The influence of BP becomes dominant with increasing depth in the blue region. The electric currents of BP, circulating along latitudinal lines, can drive the LPO of the hcp-Fe-H alloy with the c-axis perpendicular to Earth’s rotation axis. Here, two models comprising isotropic and anisotropic equatorial planes are considered (Supplementary Discussion 4). In the isotropic equatorial plane (IEP) model, c-axis of hcp-Fe-H crystals are aligned perpendicularly to the polar direction and randomly distributed in the equatorial plane; In this model, the change in the velocity as a function of angle ξ between the ray path and Earth’s rotation axis is calculated by averaging the velocities of all the possible propagation direction paths corresponding to the different alignment of crystal with a rotatable c-axis in the equatorial plane (Supplementary Fig. 7a). The anisotropic equatorial plane (AEP) model is an ideal model. It assumes that an aligned pattern can form and allow the velocity variation with ξ to be consistent with the velocity change from the a-axis to the c-axis (Supplementary Fig. 7b). The velocity change along with ξ is calculated and compared with absolute and differential seismic travel-time data (Fig. 4b). The IC anisotropy is exhibited by taking the differential travel time of seismic phases in the core. More ultra-polar paths are included in the latest dataset (Fig. 4b)15, and body waves travelling close to the polar side are approximately 2% faster than those propagating in the equatorial direction if anomalous positive South Sandwich Islands (SSI) data are excluded due to mantle heterogeneity15,53. In this case, the IEP model presenting a milder fluctuation of the average velocity at high angles fits the travel-time residuals better (PKPab-PKIKP), and approximately 65%–80% of aligned FeH0.25 is able to explain the observed seismic anisotropy (Supplementary Fig. 10).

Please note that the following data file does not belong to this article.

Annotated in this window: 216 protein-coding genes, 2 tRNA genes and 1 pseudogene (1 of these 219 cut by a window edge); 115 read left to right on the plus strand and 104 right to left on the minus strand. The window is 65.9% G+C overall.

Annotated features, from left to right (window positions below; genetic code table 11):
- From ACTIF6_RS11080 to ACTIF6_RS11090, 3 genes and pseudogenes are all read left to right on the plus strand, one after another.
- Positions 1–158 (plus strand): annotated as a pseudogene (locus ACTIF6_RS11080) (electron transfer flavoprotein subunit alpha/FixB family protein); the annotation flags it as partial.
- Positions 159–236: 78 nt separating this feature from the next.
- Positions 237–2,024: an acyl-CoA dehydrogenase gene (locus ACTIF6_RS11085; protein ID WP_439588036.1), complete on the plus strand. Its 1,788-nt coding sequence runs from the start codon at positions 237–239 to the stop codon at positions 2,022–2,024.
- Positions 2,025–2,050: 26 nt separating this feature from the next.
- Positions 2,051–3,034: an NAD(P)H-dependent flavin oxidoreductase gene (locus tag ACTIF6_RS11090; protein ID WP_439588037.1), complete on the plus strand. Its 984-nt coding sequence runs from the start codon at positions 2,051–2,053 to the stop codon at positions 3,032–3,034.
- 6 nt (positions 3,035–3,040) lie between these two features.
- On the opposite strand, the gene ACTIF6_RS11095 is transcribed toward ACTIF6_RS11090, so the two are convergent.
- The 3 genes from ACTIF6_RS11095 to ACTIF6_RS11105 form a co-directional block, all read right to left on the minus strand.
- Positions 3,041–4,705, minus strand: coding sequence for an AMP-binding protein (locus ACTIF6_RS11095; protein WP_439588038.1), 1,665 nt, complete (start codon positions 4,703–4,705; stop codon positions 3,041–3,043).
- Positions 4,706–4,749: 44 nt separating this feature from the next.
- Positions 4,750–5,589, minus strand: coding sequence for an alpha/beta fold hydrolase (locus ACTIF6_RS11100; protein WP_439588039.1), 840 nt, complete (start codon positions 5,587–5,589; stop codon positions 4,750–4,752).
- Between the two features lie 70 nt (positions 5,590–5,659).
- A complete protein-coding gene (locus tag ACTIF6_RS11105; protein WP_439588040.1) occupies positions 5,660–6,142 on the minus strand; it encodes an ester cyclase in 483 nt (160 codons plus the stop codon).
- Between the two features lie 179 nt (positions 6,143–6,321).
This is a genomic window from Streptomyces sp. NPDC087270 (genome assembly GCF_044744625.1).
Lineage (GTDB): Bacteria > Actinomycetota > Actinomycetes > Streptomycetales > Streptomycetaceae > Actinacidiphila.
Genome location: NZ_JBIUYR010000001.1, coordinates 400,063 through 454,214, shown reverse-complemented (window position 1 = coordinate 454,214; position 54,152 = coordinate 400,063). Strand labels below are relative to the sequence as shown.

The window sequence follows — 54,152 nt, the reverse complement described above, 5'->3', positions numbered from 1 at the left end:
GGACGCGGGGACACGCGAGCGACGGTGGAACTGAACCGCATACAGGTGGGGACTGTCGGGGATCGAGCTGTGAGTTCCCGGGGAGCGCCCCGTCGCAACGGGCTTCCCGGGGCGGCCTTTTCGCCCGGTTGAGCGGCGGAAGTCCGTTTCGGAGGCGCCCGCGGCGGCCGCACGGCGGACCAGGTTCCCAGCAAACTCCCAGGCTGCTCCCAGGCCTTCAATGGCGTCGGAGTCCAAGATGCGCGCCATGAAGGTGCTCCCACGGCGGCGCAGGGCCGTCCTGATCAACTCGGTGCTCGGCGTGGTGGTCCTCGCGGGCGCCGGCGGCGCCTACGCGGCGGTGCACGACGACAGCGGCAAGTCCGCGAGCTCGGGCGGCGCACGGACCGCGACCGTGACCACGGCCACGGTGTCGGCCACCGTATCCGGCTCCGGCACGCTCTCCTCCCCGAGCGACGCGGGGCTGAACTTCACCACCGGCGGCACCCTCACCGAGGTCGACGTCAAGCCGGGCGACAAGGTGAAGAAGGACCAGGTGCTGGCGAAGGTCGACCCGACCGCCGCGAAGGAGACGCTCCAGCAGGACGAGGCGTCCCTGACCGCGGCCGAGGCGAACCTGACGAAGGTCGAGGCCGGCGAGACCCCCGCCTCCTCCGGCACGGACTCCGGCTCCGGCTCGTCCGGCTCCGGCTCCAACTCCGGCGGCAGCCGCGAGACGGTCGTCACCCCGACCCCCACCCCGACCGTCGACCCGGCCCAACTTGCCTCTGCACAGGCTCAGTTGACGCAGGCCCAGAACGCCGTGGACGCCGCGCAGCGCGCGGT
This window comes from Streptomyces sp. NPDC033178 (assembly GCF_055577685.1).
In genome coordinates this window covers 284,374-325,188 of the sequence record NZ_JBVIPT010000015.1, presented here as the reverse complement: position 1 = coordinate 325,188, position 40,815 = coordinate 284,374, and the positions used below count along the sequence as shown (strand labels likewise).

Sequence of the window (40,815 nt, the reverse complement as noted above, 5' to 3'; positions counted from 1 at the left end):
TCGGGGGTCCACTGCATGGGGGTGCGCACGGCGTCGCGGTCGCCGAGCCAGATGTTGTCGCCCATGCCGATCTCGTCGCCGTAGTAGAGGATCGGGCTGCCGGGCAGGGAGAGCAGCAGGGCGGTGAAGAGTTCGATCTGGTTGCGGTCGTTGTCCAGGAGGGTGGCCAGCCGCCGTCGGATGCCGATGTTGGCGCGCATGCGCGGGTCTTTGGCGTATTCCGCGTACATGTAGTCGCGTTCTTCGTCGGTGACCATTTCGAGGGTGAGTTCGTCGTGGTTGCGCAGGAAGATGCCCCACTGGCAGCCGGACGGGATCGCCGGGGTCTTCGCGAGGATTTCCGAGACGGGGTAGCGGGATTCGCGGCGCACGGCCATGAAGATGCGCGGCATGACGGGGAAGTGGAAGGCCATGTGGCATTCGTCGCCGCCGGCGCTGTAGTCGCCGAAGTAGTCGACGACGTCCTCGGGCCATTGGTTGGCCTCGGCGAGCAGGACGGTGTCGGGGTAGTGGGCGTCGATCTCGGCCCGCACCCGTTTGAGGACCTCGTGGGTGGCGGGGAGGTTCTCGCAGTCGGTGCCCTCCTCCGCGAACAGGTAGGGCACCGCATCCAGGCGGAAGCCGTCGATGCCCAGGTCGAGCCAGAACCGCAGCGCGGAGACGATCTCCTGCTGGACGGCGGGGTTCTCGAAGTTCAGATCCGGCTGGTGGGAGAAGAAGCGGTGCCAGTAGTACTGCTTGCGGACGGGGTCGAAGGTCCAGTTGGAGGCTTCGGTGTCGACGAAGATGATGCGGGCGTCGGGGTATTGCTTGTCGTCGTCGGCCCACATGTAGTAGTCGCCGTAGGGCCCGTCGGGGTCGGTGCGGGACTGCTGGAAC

In the IMIC (green region), the seismic anisotropy presents the slowest angle of ~45–50°, and the AEP model fits better with the absolute travel-time data13 and PKPab-PKIKP data for IMIC38 (Fig. 4c). This may suggest the presence of a highly anisotropic equatorial plane in the IMIC, which allows most seismic waves to travel along the c-axis in the equatorial plane. This possibility was also proposed based on observations of the coda-correlation wavefield40, which may due to a different structure of the electric field in the IMIC generated by past geomagnetic field.

This mechanism establishes a connection between the inner core structure and electric field structure in the IC. It is most likely that the electromagnetic field in the IC is complex, as the dipole geomagnetic field is tilted and eccentric to Earth’s rotational axis. Based on reconstructions of the magnetic field from the past 10,000 years, the geomagnetic field in the core can be described as eccentric to the west by ~100 km54,55. It may also suggest an eccentric electric field in the IC, and specific calculations on the electric field in the IC considering the characteristics of eccentricity and tilting are necessary. This may provide a clue to understanding hemispherical variations in velocity anisotropy and the complex IC structure.